Why did you pursue your graduate studies at the University of Waterloo?
I completed my undergrad at the University of Waterloo graduating with a BSc in Honours Health Studies as well as both the Pre-Clinical and Health Research Specializations, the Aging Studies option, and a minor in Medical Physiology. Through my undergrad thesis, I was able to create a project from scratch and pilot a study to answer a research question of my interest. This led me into pursuing the research field and academia. Meeting with my supervisor allowed me to see the incredible work being conducted here at UWaterloo and the many opportunities available to advance health in a field I am passionate about through research.
My minor allowed me to take classes outside of my department and interact with a slightly different field of study. I was able to see first-hand the constructive and friendly environment fostered in the Kinesiology department here at Waterloo. Everyone from your peers to your profs wants to support your learning and see you realize your potential.
Additionally, the department also offered guaranteed funding and my supervisor’s lab offered the chance to work collaboratively in a large team supporting and contributing to each other’s projects. So, choosing Waterloo was a no-brainer.
Describe your research and what makes you passionate about it
My thesis is a part of a multi-institution effort to understand the health impact of inactivity for the benefit of older adults and astronauts. The study constitutes a randomized control trial that subjects older adults to a period of constant bed rest with and without exercise while monitoring all physiological, neurological and phycological through copious data collection. The aim is to simulate the experience of bed rest in a hospital setting and understand how it impacts their health and frailty.
As a part of the nutrition and aging lab, we are aiming to understand how satiety changes throughout bed rest and what factors mitigate or exacerbate the implications of bed rest using data from the pre and post-meal visual analogue scale satiety questionnaires. The blood samples collected will also be analyzed in an attempt to identify possible biomarkers for satiety.
My undergraduate work stressed the importance and unique nature of Health in older adults. I became interested in working with this population after volunteering in the Chemotherapy Suite at Grand River Regional Cancer Centre (GRRCC). So, I jumped at the opportunity to work on a study that was collecting primary data that could impact such a large part of the way that we handle elder care in the healthcare system.
I love that throughout the process, I've had the opportunity to design my research question, suggest and implement my ideas, as well as receive constant feedback and opportunities for advancement. I also like that I get to work both in a wet lab and a computer lab.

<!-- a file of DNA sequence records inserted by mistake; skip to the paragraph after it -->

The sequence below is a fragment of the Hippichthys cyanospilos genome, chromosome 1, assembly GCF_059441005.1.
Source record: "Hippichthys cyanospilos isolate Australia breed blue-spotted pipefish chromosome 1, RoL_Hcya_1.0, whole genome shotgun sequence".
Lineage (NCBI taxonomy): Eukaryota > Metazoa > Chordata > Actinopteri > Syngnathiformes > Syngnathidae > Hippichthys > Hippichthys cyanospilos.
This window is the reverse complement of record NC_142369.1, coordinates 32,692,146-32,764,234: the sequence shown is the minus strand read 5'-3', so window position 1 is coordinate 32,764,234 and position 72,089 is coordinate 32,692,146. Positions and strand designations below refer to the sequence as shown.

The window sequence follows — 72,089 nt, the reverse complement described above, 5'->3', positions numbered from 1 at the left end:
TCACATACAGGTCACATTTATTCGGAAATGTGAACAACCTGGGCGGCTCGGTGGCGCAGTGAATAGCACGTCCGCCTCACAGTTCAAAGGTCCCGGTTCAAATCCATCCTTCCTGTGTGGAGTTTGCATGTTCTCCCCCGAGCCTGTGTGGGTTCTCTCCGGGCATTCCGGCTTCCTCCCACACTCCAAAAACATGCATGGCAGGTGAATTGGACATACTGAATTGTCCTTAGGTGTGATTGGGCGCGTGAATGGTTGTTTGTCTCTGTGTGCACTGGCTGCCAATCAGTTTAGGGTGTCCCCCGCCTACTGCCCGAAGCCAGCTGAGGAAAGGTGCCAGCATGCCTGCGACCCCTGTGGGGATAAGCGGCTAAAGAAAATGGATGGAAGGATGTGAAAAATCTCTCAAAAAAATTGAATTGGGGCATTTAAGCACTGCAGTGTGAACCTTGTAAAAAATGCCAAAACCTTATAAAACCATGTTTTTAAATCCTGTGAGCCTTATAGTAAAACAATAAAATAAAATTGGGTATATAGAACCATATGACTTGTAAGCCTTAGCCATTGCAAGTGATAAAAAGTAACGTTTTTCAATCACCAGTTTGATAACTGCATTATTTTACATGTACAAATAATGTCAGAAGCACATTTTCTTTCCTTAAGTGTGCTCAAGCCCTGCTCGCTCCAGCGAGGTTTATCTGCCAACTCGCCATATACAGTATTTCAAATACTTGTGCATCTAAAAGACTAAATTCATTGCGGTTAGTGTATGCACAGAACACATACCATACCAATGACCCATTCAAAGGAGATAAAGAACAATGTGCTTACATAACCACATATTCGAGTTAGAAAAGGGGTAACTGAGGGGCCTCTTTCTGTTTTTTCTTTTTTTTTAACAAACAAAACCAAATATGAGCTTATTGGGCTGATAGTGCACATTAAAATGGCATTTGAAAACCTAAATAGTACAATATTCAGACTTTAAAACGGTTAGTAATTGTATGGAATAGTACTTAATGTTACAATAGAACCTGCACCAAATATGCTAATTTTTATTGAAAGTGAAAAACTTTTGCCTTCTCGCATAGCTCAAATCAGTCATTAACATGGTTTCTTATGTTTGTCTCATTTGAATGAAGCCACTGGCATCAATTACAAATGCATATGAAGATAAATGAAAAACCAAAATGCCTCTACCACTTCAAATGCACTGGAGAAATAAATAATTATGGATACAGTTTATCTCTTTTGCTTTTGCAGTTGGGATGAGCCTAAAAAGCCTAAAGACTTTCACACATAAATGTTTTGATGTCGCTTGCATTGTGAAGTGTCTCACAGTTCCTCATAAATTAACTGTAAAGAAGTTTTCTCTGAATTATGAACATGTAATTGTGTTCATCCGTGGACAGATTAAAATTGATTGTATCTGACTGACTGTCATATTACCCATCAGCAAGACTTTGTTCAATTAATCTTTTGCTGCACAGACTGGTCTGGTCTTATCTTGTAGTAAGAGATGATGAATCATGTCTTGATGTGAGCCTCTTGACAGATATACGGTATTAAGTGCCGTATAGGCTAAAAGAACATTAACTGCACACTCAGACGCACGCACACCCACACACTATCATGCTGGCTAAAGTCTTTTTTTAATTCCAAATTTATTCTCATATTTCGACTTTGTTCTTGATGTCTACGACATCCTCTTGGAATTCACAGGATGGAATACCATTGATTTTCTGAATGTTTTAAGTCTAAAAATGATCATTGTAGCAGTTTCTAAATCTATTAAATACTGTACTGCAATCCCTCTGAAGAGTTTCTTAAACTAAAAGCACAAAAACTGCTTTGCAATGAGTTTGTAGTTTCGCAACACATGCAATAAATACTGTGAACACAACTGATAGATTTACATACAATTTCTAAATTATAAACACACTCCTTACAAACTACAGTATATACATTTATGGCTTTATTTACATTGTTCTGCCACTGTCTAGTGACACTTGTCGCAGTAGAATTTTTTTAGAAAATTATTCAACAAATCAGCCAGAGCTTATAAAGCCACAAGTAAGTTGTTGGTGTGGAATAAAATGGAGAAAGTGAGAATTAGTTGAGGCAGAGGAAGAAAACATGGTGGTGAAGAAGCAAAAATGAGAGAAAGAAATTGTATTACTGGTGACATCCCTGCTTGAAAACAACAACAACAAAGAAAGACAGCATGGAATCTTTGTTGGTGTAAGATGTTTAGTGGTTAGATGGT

Tell us about what activities, groups, events you are involved in
I am currently serving on the Human Research Ethics Board and was recently elected as the grad student representative for the University of Waterloo Senate. I have previously served as the Health Sciences faculty representative on Senate as well as Waterloo Undergraduate Student Association’s (WUSA) Student Council. I am a big proponent of the student voice, and this is how I put my words into action. My aim is to best represent student interests on key issues through active representation, voicing the student perspective and fighting for student needs.
What campus services have you accessed and how have they been useful to your academics or your well-being as a student?
I took advantage of the instructional classes offered to students at the Physical Activities Complex (PAC) to learn to swim which is a passion of mine. It helped me to go from being afraid to be in a pool to jumping confidently into the deep end. I have frequently used co-op and Professional Development (PD) resources as well as online tools through the UWaterloo website.
How has grad school helped you develop your teaching skills?
I love to teach and have been a TA in many different departments across campus over my undergrad and grad career. I have worked and volunteered in the first-year chemistry and anatomy labs as well as in multiple courses in the professional development department. As a graduate TA, I have been able to take on a supervisory leadership role, being able to guide undergrad TAs who work with me. It has allowed me to expand my skills and share my expertise with others. I also love to tutor, and the flexible schedule of grad studies allows me to do so.
What advice do you have for new graduate students?
My best advice is to get involved as much as possible. When you see opportunities, whether it’s to present somewhere, join a club or lend your expertise somewhere, I recommend taking every chance that comes your way. This campus is very large and full of incredible opportunities that are waiting for you to seize them. Ask questions when you're curious and work on finding solutions and answers. Apply even when you think you don't have a shot. You don't know where your next great adventure will start.
Do you have anything else you’d like to share that is interesting about yourself?
My favourite quote is “This Too Shall Pass”. In hard times it’s a reminder that you will get through it and there is another day, another opportunity yet to come. In great times, it’s a reminder to recognize what you have and appreciate the people in your life. It’s a mantra that helps me to navigate through the best and worst of times.
Country of origin: Canada
Domestic or International: Domestic
Academic stream: Research
Full-time or part-time: Full-time
Research supervisor: Dr. Heather Keller
Graduate student awards held: GRS and TA/RA (multiple)
TA/RA or GRS held: GRS